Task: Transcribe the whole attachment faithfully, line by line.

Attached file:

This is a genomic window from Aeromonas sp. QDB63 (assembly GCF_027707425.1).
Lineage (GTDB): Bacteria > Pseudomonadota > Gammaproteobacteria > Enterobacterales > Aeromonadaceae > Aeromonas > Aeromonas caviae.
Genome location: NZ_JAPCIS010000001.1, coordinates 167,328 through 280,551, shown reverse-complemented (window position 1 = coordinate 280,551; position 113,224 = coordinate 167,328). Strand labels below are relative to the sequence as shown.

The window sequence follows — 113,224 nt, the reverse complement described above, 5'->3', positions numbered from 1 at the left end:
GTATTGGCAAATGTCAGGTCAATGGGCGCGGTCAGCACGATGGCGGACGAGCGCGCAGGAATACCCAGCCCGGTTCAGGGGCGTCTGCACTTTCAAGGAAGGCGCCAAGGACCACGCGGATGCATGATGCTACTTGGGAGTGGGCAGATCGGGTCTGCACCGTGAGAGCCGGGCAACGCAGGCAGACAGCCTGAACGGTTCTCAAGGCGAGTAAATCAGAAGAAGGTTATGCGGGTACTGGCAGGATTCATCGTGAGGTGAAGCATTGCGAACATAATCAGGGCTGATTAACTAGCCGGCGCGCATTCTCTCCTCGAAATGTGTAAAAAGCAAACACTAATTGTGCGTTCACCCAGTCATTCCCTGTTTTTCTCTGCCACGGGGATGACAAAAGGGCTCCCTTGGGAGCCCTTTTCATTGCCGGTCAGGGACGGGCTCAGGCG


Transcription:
This is a genomic window from Aeromonas sp. QDB63 (assembly GCF_027707425.1).
Lineage (GTDB): Bacteria > Pseudomonadota > Gammaproteobacteria > Enterobacterales > Aeromonadaceae > Aeromonas > Aeromonas caviae.
Genome location: NZ_JAPCIS010000001.1, coordinates 167,328 through 280,551, shown reverse-complemented (window position 1 = coordinate 280,551; position 113,224 = coordinate 167,328). Strand labels below are relative to the sequence as shown.

The window sequence follows — 113,224 nt, the reverse complement described above, 5'->3', positions numbered from 1 at the left end:
GTATTGGCAAATGTCAGGTCAATGGGCGCGGTCAGCACGATGGCGGACGAGCGCGCAGGAATACCCAGCCCGGTTCAGGGGCGTCTGCACTTTCAAGGAAGGCGCCAAGGACCACGCGGATGCATGATGCTACTTGGGAGTGGGCAGATCGGGTCTGCACCGTGAGAGCCGGGCAACGCAGGCAGACAGCCTGAACGGTTCTCAAGGCGAGTAAATCAGAAGAAGGTTATGCGGGTACTGGCAGGATTCATCGTGAGGTGAAGCATTGCGAACATAATCAGGGCTGATTAACTAGCCGGCGCGCATTCTCTCCTCGAAATGTGTAAAAAGCAAACACTAATTGTGCGTTCACCCAGTCATTCCCTGTTTTTCTCTGCCACGGGGATGACAAAAGGGCTCCCTTGGGAGCCCTTTTCATTGCCGGTCAGGGACGGGCTCAGGCG